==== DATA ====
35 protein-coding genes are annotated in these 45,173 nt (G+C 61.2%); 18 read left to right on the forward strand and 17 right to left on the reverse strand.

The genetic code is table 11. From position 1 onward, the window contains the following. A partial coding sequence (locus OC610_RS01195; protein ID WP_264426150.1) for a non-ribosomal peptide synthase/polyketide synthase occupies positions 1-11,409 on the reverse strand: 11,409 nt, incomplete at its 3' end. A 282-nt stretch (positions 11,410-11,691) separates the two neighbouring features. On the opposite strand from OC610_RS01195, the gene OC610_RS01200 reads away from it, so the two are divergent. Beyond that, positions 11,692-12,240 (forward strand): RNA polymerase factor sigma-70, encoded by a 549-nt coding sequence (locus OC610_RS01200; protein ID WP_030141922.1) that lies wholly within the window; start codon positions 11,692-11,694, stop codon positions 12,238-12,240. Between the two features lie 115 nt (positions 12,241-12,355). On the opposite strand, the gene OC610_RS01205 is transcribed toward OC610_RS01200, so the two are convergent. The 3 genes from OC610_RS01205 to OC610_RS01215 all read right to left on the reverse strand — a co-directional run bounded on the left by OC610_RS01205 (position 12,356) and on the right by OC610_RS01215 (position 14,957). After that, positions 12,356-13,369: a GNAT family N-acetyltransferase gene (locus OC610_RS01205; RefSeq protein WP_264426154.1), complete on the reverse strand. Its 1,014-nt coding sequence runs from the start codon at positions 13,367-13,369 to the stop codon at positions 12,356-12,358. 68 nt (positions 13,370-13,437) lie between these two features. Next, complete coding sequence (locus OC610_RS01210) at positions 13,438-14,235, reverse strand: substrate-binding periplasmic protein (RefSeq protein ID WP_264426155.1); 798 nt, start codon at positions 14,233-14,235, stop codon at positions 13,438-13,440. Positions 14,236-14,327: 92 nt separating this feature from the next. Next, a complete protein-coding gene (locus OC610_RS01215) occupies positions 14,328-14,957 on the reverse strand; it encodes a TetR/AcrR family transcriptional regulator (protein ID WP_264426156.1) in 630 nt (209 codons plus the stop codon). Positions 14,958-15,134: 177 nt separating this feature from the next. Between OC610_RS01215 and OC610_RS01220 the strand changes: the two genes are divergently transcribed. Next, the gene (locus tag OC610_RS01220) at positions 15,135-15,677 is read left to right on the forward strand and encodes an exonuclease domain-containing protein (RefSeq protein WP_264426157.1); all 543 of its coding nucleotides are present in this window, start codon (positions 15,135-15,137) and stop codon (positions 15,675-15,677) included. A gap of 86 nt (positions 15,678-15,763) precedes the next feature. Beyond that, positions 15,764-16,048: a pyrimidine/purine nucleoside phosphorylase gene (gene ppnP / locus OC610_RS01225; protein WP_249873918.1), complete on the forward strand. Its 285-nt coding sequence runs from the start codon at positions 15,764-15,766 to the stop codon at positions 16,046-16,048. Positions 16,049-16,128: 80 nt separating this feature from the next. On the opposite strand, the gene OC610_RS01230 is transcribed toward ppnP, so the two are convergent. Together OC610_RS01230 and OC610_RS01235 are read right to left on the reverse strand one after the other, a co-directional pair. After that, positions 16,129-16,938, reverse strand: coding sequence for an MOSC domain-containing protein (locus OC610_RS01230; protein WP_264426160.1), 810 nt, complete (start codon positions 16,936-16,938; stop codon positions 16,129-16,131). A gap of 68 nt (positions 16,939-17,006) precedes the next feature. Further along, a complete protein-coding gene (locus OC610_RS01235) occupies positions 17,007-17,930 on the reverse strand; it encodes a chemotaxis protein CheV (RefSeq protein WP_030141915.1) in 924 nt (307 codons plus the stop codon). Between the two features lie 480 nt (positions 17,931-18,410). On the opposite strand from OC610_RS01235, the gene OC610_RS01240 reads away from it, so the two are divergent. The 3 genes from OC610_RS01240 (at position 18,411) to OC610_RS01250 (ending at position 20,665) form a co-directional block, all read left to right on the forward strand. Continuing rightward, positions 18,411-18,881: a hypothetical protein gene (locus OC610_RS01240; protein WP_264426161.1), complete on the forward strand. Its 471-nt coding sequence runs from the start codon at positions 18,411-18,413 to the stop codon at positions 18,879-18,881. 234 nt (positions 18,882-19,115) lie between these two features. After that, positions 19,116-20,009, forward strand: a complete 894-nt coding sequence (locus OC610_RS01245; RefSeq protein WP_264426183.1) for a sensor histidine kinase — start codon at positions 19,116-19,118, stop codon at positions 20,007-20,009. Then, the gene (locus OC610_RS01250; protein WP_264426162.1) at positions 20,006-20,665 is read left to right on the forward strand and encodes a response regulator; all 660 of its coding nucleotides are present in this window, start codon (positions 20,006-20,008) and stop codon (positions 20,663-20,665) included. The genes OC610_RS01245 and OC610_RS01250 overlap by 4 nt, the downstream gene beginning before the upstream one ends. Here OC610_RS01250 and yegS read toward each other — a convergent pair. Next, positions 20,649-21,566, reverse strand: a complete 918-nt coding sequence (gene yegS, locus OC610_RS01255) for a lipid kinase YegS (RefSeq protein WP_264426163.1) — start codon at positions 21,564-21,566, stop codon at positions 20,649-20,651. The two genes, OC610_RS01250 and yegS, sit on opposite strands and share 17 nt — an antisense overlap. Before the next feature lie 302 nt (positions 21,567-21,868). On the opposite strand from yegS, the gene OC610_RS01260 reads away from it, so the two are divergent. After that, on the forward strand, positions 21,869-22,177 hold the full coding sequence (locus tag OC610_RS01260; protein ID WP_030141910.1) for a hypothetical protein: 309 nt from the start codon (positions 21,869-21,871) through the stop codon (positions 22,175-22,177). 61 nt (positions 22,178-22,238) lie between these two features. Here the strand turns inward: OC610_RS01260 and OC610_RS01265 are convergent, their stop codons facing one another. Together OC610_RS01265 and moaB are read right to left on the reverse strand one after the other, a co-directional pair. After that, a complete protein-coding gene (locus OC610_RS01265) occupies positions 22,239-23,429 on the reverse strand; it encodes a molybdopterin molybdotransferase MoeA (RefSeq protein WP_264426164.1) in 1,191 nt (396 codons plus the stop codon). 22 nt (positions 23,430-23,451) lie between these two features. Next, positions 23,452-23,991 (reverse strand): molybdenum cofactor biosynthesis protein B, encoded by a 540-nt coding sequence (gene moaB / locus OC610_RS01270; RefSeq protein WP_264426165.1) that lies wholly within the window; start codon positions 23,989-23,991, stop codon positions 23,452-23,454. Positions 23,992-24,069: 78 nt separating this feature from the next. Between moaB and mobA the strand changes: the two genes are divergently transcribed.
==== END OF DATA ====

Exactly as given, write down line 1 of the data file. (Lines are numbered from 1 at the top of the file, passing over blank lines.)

35 protein-coding genes are annotated in these 45,173 nt (G+C 61.2%); 18 read left to right on the forward strand and 17 right to left on the reverse strand.